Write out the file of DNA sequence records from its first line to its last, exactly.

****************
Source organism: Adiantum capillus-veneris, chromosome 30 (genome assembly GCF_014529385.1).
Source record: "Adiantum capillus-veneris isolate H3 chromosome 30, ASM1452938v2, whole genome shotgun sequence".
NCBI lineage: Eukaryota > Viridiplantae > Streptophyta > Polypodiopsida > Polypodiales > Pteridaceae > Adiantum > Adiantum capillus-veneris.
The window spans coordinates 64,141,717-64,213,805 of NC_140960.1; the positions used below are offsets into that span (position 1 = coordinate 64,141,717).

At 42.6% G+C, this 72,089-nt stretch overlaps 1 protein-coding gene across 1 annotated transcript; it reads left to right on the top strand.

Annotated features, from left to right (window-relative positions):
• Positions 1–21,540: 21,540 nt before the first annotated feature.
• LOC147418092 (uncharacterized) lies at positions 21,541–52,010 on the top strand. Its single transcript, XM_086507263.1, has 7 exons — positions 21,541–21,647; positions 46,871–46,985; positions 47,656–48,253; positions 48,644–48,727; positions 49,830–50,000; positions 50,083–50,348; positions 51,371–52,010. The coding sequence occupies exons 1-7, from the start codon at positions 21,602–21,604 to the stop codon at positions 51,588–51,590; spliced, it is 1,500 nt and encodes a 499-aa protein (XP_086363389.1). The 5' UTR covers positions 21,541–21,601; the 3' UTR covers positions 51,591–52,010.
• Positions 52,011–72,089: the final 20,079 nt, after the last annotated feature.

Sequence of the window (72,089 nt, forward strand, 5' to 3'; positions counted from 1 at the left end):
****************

Source organism: Adiantum capillus-veneris, chromosome 30 (genome assembly GCF_014529385.1).
Source record: "Adiantum capillus-veneris isolate H3 chromosome 30, ASM1452938v2, whole genome shotgun sequence".
NCBI lineage: Eukaryota > Viridiplantae > Streptophyta > Polypodiopsida > Polypodiales > Pteridaceae > Adiantum > Adiantum capillus-veneris.
The window spans coordinates 64,141,717-64,213,805 of NC_140960.1; the positions used below are offsets into that span (position 1 = coordinate 64,141,717).

At 42.6% G+C, this 72,089-nt stretch overlaps 1 protein-coding gene across 1 annotated transcript; it reads left to right on the top strand.

Annotated features, from left to right (window-relative positions):
• Positions 1–21,540: 21,540 nt before the first annotated feature.
• LOC147418092 (uncharacterized) lies at positions 21,541–52,010 on the top strand. Its single transcript, XM_086507263.1, has 7 exons — positions 21,541–21,647; positions 46,871–46,985; positions 47,656–48,253; positions 48,644–48,727; positions 49,830–50,000; positions 50,083–50,348; positions 51,371–52,010. The coding sequence occupies exons 1-7, from the start codon at positions 21,602–21,604 to the stop codon at positions 51,588–51,590; spliced, it is 1,500 nt and encodes a 499-aa protein (XP_086363389.1). The 5' UTR covers positions 21,541–21,601; the 3' UTR covers positions 51,591–52,010.
• Positions 52,011–72,089: the final 20,079 nt, after the last annotated feature.

Sequence of the window (72,089 nt, forward strand, 5' to 3'; positions counted from 1 at the left end):